Fifteen (15) school districts receive more than 300% of their recommended level of BEFF, 3-times the recommended level.

Ninety-nine (99) districts receive more than 200% of their recommended level of Basic Education Funding. That’s twice more! That’s double! Predominantly, these 99 over-funded districts have the largest concentrations of white, non-minority students.[12]

Again, several studies recognize Pennsylvania’s distribution of basic education funding as the most racially discriminatory funding scheme in the United States. [13]

Remarkably, most of Pennsylvania’s entire education establishment choose to ignore this blatant racial funding discrimination.  They keep kicking the can.  The notable exceptions have been fighting this issue for decades and/or are not statewide membership-based organizations.

When the Governor and General Assembly proposed $100 Million in new Basic Education Funding for the FY 2017-2018 Budget, with distributions to under-funded as well as to over-funded districts, the coalition group, The Campaign for Fair Funding remained silent and did nothing. Instead, they restated their solution; as follows,

“State lawmakers must make greater, sustainable investments in students through the new fair funding formula and find the revenues to support them. To fund our schools fairly and adequately, the Campaign for Fair Education Funding urges the state to increase its investment through the fair funding formula by about $3 billion over the next several years. This should include a significant increase in state funding for schools in the 2017-18 budget year.”[14]

We ask, is $100 Million a significant increase?  Is sending a large portion of the $100 Million to already over-funded districts, FAIR?  Why isn’t this coalition fighting to end racial discrimination in school funding?

Instead, in large part, because most statewide educational organizations have voting majorities from over-funded school districts these parts of the educational establishment are forced to play lip service and sing a chorus of asking for $3 Billion more.[15]  For historical perspective, it took 180 years for Basic Education Funding to reach $5.9 Billion.[16]   For a reality check, at last year’s rate of $100 Million increase, it would take 30 YEARS to reach $3 Billion.  Simply put, thirty (30) years is two-generations of school children!

Immediate Supplemental Budget:
In the current fiscal year, FY 2017-2018, a supplemental budget should be immediately adopted by the General Assembly and signed into law by the Governor that provides $13.97 Million to the thirteen (13) school districts receiving less than 50% of recommended level of Basic Education funding and $70.35 Million to the thirty-four (34) school district receiving less than 50% of their recommended level of Special Education funding.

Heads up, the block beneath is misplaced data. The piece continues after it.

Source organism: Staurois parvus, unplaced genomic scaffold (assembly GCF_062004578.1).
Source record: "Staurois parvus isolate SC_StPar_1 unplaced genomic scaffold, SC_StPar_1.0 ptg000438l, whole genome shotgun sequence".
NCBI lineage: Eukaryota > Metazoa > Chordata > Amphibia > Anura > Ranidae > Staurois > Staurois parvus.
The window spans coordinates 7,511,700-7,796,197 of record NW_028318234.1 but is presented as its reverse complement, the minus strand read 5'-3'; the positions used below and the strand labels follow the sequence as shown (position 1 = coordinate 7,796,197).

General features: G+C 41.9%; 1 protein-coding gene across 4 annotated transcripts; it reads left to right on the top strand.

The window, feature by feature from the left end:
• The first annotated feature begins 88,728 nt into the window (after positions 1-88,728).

The Next Three State Budgets:

In the FY 2018-2019 state budget for Basic Education Funding, the 93 school districts not getting 75% of their recommended level of Basic Education Funding should immediately get $371,721,741 to bring them to the 75% level, likewise for Special Education Funding to the 75% level.

In the FY 2019-2020 state budget for Basic Education Funding, 120 Districts not getting 90% of Basic Education Funding, should get 90% of their recommended level of Basic Education funding, likewise for Special Education Funding level.

In the FY 2020-2021 state budget, all school districts should receive 100% of their recommended level of Basic and Special Education Funding and going forward all school districts should continue to receive 100% of the recommended funding levels for basic and special education funding.

For way too long, Pennsylvania’s distribution of basic and special education funding has racially discriminated by zip code.  It’s rotten, it’s bad policy and it’s time to fix it.

Kelly Lewis is a former state representative and a co-founder of www.SupportEquityFirst.org

[1] Systemic Racial Bias in Latest Pennsylvania School Funding, David Mosenkis, POWER, July 2016

[2] The Special Education Funding Commission Report: http://bit.ly/2rNRibx

[3] Higher Education Gets Little in Gov Tom Wolf’s Pennsylvania Budget; http://www.post-gazette.com/news/education/2017/02/07/Higher-education-gets-little-in-Gov-Tom-Wolf-s-Pennsylvania-budget-100-million-more-proposed-for-K-12/stories/201702070159

[4] Systemic Racial Bias in Latest Pennsylvania School Funding, David Mosenkis, POWER, July 2016

[5] Governor’s proposed State Budget: http://bit.ly/2r8divL

[6] Governor’s proposed State Budget: http://bit.ly/2r8divL

[7] Basic Education Funding:  http://www.education.pa.gov/teachers%20-%20administrators/school%20finances/education%20budget/pages/default.aspx#tab-1

[8] www.SupportEquityFirst.org

[9] Systemic Racial Bias in Latest Pennsylvania School Funding, David Mosenkis, POWER, July 2016

[10] Governor’s proposed State Budget: http://bit.ly/2r8divL

[11] Systemic Racial Bias in Latest Pennsylvania School Funding, David Mosenkis, POWER, July 2016

[12] Systemic Racial Bias in Latest Pennsylvania School Funding, David Mosenkis, POWER, July 2016

[13] Systemic Racial Bias in Latest Pennsylvania School Funding, David Mosenkis, POWER, July 2016

[14] Campaign for Fair Funding Fact Sheet: http://fairfundingpa.org/wp-content/uploads/2016/01/CFEF_fact-sht-17-UPDATED.pdf

[15] Campaign for Fair Funding Fact Sheet: http://fairfundingpa.org/wp-content/uploads/2016/01/CFEF_fact-sht-17-UPDATED.pdf

[16] Governor’s proposed State Budget: http://bit.ly/2r8divL